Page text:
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The Nelson Evening Mail. MONDAY, FEBRUARY 10, 1868. THE FLOODS.

It is evident that the tempestuous -weather which visited this neighborhood last week ranged over a very considerable part, not only of the Middle, but also of the Northern Island, for we find that at Auckland and Taranaki severe storms were experienced. At the latter place the Taranaki found it impossible to do more than exchange the mails. We may also congratulate ourselves on having escaped with very trifling damage to property, when we look to the reports from the adjacent provinces of Marlborough and Canterbury, of which we give a brief sketch from the local journals : — The Marlborough Express of the Bth inst. says that Monday last will be a day long to be remembered by the inhabitants of the Wairau, as the date on which occurred the highest flood ever known there, -submerging Blenheim — with the single •exception ofthe ridge on which stands the Victoria Hotel, the Branch Bank of New Zealand, and the residence of James Sinclair, Esq. — from the Catholic Chapel in Maxwell-road, to Mr Farmar's in Groveroad. Thc rain commenced, as at Nelson, on Sunday evening, but there was no sign of flood in the Omaka or Opawa rivers, which intersect Blenheim, until about 11 a.m., on Monday, when the Taylor river (a small creek which rises on the north side of the Awatere saddle) came down the Pass in immense volume, forming one vast sheet of water, and carrying desolation in its progress, until the Omaka became equally swollen, and Blenheim was overwhelmed in a very short period. The streets, Venice-like, were transformed into canals, and the only communication was by boat. The Opawa continued to rise until half-past 10 a.m., on Wednesday, when it subsided, at the rate of about an inch per hour, leaving a thick stratum of mud, two or three inches deep, upon everything the waters had covered. The Express states that it is impossible to form any reliable idea of the extent of loss and damage on this occasion, which must be immense, and says that the sufferers include every one in the district The damage done jin the country districts appears to have been very extensive, and of very serious character. Numbers of the sheep-farmers reckon their losses by hundreds, besides cattle and horses.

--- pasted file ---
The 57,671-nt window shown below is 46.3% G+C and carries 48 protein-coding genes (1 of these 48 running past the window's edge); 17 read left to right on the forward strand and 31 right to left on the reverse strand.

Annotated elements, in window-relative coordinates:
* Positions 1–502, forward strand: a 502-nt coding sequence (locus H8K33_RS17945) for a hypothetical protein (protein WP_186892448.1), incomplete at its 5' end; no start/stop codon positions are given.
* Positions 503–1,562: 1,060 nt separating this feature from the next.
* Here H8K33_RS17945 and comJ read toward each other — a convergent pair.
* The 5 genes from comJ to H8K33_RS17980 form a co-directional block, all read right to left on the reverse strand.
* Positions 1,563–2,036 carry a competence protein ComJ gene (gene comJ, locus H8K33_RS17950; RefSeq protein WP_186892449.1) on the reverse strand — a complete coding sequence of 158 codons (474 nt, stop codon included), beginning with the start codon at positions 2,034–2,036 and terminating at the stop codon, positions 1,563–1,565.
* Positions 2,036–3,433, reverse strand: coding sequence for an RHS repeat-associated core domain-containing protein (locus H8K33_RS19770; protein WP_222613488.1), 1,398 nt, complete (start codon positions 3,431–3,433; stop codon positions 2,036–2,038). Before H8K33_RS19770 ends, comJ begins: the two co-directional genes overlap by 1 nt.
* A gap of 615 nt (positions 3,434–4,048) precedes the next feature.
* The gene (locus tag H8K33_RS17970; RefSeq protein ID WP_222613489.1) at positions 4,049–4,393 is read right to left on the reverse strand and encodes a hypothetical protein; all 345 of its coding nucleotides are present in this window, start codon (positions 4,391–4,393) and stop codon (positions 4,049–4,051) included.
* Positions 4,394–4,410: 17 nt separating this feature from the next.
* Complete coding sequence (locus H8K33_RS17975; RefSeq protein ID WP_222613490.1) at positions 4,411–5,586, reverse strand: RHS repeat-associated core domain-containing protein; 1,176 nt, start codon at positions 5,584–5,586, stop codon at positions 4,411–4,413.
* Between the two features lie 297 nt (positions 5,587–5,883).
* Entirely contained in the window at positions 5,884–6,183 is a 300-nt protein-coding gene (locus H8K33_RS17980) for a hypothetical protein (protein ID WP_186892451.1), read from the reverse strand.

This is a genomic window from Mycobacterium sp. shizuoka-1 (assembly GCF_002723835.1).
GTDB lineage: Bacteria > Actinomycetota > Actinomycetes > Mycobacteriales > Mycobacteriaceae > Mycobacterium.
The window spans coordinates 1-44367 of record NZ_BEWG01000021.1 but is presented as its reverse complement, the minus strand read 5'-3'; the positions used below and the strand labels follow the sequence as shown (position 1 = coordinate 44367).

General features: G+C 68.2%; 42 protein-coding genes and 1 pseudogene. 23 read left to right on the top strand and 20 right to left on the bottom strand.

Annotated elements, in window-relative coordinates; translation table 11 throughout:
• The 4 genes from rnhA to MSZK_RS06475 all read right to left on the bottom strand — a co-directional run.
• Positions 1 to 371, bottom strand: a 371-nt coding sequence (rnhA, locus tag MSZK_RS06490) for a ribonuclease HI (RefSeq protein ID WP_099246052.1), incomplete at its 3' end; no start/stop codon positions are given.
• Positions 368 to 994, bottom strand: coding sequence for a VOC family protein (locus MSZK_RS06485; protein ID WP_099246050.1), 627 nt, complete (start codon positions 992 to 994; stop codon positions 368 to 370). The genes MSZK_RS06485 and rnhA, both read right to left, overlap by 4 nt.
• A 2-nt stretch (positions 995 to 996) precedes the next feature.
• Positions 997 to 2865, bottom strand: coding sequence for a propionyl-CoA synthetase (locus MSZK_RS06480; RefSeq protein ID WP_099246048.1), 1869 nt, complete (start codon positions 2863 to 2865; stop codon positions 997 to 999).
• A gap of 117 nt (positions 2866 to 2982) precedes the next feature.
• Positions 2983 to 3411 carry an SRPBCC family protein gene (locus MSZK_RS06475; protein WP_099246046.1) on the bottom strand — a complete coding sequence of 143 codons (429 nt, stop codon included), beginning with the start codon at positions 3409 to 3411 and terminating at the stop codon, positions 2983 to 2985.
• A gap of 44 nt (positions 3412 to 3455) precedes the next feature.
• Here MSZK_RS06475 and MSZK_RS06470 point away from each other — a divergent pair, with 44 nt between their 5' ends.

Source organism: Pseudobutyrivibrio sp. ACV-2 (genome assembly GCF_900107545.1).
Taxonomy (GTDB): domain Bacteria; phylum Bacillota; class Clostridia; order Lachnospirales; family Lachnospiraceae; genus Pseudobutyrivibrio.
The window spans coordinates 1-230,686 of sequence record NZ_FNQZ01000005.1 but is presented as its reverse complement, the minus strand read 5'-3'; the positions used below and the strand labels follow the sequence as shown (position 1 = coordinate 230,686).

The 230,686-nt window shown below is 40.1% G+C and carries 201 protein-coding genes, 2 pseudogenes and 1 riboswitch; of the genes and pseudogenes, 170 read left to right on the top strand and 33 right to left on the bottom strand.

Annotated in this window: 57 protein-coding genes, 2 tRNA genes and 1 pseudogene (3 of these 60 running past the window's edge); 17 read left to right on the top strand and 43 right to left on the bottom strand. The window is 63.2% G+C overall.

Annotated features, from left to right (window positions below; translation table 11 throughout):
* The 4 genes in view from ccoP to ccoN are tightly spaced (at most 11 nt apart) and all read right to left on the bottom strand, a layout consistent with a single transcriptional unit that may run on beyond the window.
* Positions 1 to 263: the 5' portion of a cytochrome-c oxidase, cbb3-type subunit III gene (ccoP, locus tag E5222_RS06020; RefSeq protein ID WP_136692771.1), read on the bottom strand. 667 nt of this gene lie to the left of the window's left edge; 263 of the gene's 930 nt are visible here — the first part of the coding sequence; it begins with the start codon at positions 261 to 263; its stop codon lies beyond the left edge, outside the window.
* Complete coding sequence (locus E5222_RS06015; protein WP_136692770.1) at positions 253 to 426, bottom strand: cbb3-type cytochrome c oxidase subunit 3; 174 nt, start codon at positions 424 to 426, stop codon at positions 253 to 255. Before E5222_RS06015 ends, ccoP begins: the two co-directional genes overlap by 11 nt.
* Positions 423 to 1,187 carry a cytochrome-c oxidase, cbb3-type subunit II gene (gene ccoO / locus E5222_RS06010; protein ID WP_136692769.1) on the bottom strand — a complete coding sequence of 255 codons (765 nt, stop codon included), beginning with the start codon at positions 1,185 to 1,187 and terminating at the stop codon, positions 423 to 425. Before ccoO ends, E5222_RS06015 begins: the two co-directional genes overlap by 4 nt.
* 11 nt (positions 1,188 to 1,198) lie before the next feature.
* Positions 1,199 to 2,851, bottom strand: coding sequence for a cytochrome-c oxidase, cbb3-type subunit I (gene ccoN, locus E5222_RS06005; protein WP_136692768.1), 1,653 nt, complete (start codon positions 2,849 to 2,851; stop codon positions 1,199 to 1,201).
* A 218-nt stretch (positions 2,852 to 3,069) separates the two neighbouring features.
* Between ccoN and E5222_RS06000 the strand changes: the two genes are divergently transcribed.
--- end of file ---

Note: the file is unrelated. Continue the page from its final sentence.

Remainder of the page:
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Bibliographic details

The Nelson Evening Mail. MONDAY, FEBRUARY 10, 1868. THE FLOODS., NELSON EVENING MAIL, Volume III, Issue 33, 10 February 1868

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The Nelson Evening Mail. MONDAY, FEBRUARY 10, 1868. THE FLOODS. NELSON EVENING MAIL, Volume III, Issue 33, 10 February 1868

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